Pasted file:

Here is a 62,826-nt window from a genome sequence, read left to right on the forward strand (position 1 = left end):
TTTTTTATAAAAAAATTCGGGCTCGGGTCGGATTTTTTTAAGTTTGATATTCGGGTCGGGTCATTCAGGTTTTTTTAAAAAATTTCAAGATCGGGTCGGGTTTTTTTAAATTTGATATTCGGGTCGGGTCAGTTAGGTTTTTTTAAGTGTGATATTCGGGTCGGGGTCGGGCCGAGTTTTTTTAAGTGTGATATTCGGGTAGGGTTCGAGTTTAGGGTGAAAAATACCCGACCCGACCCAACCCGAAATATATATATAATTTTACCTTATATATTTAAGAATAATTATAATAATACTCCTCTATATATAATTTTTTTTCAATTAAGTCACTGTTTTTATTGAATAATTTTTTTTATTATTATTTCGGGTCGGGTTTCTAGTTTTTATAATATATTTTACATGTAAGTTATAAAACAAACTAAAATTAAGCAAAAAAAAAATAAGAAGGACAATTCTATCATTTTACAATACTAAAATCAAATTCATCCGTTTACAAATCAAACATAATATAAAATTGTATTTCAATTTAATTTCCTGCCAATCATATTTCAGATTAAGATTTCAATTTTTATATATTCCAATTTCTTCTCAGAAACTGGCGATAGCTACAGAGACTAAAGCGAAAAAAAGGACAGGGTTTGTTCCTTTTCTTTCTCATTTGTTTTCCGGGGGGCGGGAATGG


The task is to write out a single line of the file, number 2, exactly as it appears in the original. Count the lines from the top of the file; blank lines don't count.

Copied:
TTTTTTATAAAAAAATTCGGGCTCGGGTCGGATTTTTTTAAGTTTGATATTCGGGTCGGGTCATTCAGGTTTTTTTAAAAAATTTCAAGATCGGGTCGGGTTTTTTTAAATTTGATATTCGGGTCGGGTCAGTTAGGTTTTTTTAAGTGTGATATTCGGGTCGGGGTCGGGCCGAGTTTTTTTAAGTGTGATATTCGGGTAGGGTTCGAGTTTAGGGTGAAAAATACCCGACCCGACCCAACCCGAAATATATATATAATTTTACCTTATATATTTAAGAATAATTATAATAATACTCCTCTATATATAATTTTTTTTCAATTAAGTCACTGTTTTTATTGAATAATTTTTTTTATTATTATTTCGGGTCGGGTTTCTAGTTTTTATAATATATTTTACATGTAAGTTATAAAACAAACTAAAATTAAGCAAAAAAAAAATAAGAAGGACAATTCTATCATTTTACAATACTAAAATCAAATTCATCCGTTTACAAATCAAACATAATATAAAATTGTATTTCAATTTAATTTCCTGCCAATCATATTTCAGATTAAGATTTCAATTTTTATATATTCCAATTTCTTCTCAGAAACTGGCGATAGCTACAGAGACTAAAGCGAAAAAAAGGACAGGGTTTGTTCCTTTTCTTTCTCATTTGTTTTCCGGGGGGCGGGAATGG